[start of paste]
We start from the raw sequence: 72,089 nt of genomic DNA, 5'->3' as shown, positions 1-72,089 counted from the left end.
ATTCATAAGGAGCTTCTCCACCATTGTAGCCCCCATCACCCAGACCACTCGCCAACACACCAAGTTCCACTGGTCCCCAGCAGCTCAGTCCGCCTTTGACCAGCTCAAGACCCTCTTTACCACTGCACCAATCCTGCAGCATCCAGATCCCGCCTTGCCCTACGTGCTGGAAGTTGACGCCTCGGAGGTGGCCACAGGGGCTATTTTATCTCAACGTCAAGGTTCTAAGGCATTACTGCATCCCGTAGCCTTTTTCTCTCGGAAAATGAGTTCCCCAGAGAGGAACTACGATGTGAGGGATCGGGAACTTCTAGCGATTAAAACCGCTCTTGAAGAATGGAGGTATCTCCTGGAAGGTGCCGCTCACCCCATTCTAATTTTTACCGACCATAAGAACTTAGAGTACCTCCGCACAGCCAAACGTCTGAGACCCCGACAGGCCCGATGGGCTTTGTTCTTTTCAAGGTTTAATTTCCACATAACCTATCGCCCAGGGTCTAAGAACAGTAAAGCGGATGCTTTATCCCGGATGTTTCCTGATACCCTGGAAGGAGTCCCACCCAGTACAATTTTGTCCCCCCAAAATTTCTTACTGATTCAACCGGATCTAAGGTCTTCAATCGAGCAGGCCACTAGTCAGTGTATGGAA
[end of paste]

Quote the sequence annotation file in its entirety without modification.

We start from the raw sequence: 72,089 nt of genomic DNA, 5'->3' as shown, positions 1-72,089 counted from the left end.
ATTCATAAGGAGCTTCTCCACCATTGTAGCCCCCATCACCCAGACCACTCGCCAACACACCAAGTTCCACTGGTCCCCAGCAGCTCAGTCCGCCTTTGACCAGCTCAAGACCCTCTTTACCACTGCACCAATCCTGCAGCATCCAGATCCCGCCTTGCCCTACGTGCTGGAAGTTGACGCCTCGGAGGTGGCCACAGGGGCTATTTTATCTCAACGTCAAGGTTCTAAGGCATTACTGCATCCCGTAGCCTTTTTCTCTCGGAAAATGAGTTCCCCAGAGAGGAACTACGATGTGAGGGATCGGGAACTTCTAGCGATTAAAACCGCTCTTGAAGAATGGAGGTATCTCCTGGAAGGTGCCGCTCACCCCATTCTAATTTTTACCGACCATAAGAACTTAGAGTACCTCCGCACAGCCAAACGTCTGAGACCCCGACAGGCCCGATGGGCTTTGTTCTTTTCAAGGTTTAATTTCCACATAACCTATCGCCCAGGGTCTAAGAACAGTAAAGCGGATGCTTTATCCCGGATGTTTCCTGATACCCTGGAAGGAGTCCCACCCAGTACAATTTTGTCCCCCCAAAATTTCTTACTGATTCAACCGGATCTAAGGTCTTCAATCGAGCAGGCCACTAGTCAGTGTATGGAA